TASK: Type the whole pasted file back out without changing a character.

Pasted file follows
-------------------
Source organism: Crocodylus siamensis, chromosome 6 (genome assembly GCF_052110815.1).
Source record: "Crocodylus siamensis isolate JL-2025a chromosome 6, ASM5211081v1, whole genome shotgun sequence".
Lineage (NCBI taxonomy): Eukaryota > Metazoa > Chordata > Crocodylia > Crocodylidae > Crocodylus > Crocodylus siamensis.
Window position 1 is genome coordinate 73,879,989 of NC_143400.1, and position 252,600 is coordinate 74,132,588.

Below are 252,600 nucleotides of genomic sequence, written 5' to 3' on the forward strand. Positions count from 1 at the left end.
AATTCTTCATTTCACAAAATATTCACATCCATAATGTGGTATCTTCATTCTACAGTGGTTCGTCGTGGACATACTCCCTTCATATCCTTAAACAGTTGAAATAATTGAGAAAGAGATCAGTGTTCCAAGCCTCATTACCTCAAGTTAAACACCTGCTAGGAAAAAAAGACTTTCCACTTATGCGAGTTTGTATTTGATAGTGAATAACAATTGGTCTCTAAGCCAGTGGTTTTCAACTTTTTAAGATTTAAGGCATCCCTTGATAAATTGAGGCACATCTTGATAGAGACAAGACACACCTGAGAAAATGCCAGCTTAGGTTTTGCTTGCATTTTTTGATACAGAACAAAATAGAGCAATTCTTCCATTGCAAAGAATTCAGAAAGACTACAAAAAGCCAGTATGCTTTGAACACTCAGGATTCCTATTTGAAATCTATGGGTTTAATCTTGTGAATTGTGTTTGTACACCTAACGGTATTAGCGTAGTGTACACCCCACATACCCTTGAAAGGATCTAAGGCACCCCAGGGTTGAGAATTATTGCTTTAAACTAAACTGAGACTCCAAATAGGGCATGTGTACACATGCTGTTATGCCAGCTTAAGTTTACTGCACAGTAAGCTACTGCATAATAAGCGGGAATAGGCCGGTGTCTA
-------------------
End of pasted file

Source organism: Crocodylus siamensis, chromosome 6 (genome assembly GCF_052110815.1).
Source record: "Crocodylus siamensis isolate JL-2025a chromosome 6, ASM5211081v1, whole genome shotgun sequence".
Lineage (NCBI taxonomy): Eukaryota > Metazoa > Chordata > Crocodylia > Crocodylidae > Crocodylus > Crocodylus siamensis.
Window position 1 is genome coordinate 73,879,989 of NC_143400.1, and position 252,600 is coordinate 74,132,588.

Below are 252,600 nucleotides of genomic sequence, written 5' to 3' on the forward strand. Positions count from 1 at the left end.
AATTCTTCATTTCACAAAATATTCACATCCATAATGTGGTATCTTCATTCTACAGTGGTTCGTCGTGGACATACTCCCTTCATATCCTTAAACAGTTGAAATAATTGAGAAAGAGATCAGTGTTCCAAGCCTCATTACCTCAAGTTAAACACCTGCTAGGAAAAAAAGACTTTCCACTTATGCGAGTTTGTATTTGATAGTGAATAACAATTGGTCTCTAAGCCAGTGGTTTTCAACTTTTTAAGATTTAAGGCATCCCTTGATAAATTGAGGCACATCTTGATAGAGACAAGACACACCTGAGAAAATGCCAGCTTAGGTTTTGCTTGCATTTTTTGATACAGAACAAAATAGAGCAATTCTTCCATTGCAAAGAATTCAGAAAGACTACAAAAAGCCAGTATGCTTTGAACACTCAGGATTCCTATTTGAAATCTATGGGTTTAATCTTGTGAATTGTGTTTGTACACCTAACGGTATTAGCGTAGTGTACACCCCACATACCCTTGAAAGGATCTAAGGCACCCCAGGGTTGAGAATTATTGCTTTAAACTAAACTGAGACTCCAAATAGGGCATGTGTACACATGCTGTTATGCCAGCTTAAGTTTACTGCACAGTAAGCTACTGCATAATAAGCGGGAATAGGCCGGTGTCTA